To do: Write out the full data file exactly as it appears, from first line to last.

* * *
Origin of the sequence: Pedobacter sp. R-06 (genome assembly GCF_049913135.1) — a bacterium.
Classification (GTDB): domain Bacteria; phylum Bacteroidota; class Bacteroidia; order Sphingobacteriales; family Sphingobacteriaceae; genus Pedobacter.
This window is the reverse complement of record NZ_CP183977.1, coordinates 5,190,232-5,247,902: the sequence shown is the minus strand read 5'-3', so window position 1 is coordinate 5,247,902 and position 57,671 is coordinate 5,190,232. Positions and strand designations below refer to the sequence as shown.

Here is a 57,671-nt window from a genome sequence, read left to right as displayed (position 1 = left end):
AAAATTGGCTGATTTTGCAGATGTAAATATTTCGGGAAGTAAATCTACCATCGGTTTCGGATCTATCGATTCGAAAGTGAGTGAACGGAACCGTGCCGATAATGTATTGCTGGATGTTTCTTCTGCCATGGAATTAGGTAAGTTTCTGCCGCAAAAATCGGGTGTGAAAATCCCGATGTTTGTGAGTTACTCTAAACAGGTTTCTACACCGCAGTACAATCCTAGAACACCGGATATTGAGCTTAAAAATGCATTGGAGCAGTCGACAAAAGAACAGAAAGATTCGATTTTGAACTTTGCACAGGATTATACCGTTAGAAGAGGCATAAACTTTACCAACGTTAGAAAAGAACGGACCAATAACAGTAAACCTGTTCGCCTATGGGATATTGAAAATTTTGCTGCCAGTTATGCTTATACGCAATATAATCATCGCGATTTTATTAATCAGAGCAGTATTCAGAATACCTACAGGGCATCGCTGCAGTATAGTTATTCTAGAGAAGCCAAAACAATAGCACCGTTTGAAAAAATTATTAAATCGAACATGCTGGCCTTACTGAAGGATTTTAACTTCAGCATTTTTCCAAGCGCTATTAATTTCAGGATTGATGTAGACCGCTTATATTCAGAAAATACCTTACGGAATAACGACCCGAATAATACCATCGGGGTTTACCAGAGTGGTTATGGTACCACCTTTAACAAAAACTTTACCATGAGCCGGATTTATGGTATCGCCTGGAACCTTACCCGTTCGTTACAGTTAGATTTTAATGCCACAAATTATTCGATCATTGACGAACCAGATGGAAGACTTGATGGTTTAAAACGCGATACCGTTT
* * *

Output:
Origin of the sequence: Pedobacter sp. R-06 (genome assembly GCF_049913135.1) — a bacterium.
Classification (GTDB): domain Bacteria; phylum Bacteroidota; class Bacteroidia; order Sphingobacteriales; family Sphingobacteriaceae; genus Pedobacter.
This window is the reverse complement of record NZ_CP183977.1, coordinates 5,190,232-5,247,902: the sequence shown is the minus strand read 5'-3', so window position 1 is coordinate 5,247,902 and position 57,671 is coordinate 5,190,232. Positions and strand designations below refer to the sequence as shown.

Here is a 57,671-nt window from a genome sequence, read left to right as displayed (position 1 = left end):
AAAATTGGCTGATTTTGCAGATGTAAATATTTCGGGAAGTAAATCTACCATCGGTTTCGGATCTATCGATTCGAAAGTGAGTGAACGGAACCGTGCCGATAATGTATTGCTGGATGTTTCTTCTGCCATGGAATTAGGTAAGTTTCTGCCGCAAAAATCGGGTGTGAAAATCCCGATGTTTGTGAGTTACTCTAAACAGGTTTCTACACCGCAGTACAATCCTAGAACACCGGATATTGAGCTTAAAAATGCATTGGAGCAGTCGACAAAAGAACAGAAAGATTCGATTTTGAACTTTGCACAGGATTATACCGTTAGAAGAGGCATAAACTTTACCAACGTTAGAAAAGAACGGACCAATAACAGTAAACCTGTTCGCCTATGGGATATTGAAAATTTTGCTGCCAGTTATGCTTATACGCAATATAATCATCGCGATTTTATTAATCAGAGCAGTATTCAGAATACCTACAGGGCATCGCTGCAGTATAGTTATTCTAGAGAAGCCAAAACAATAGCACCGTTTGAAAAAATTATTAAATCGAACATGCTGGCCTTACTGAAGGATTTTAACTTCAGCATTTTTCCAAGCGCTATTAATTTCAGGATTGATGTAGACCGCTTATATTCAGAAAATACCTTACGGAATAACGACCCGAATAATACCATCGGGGTTTACCAGAGTGGTTATGGTACCACCTTTAACAAAAACTTTACCATGAGCCGGATTTATGGTATCGCCTGGAACCTTACCCGTTCGTTACAGTTAGATTTTAATGCCACAAATTATTCGATCATTGACGAACCAGATGGAAGACTTGATGGTTTAAAACGCGATACCGTTT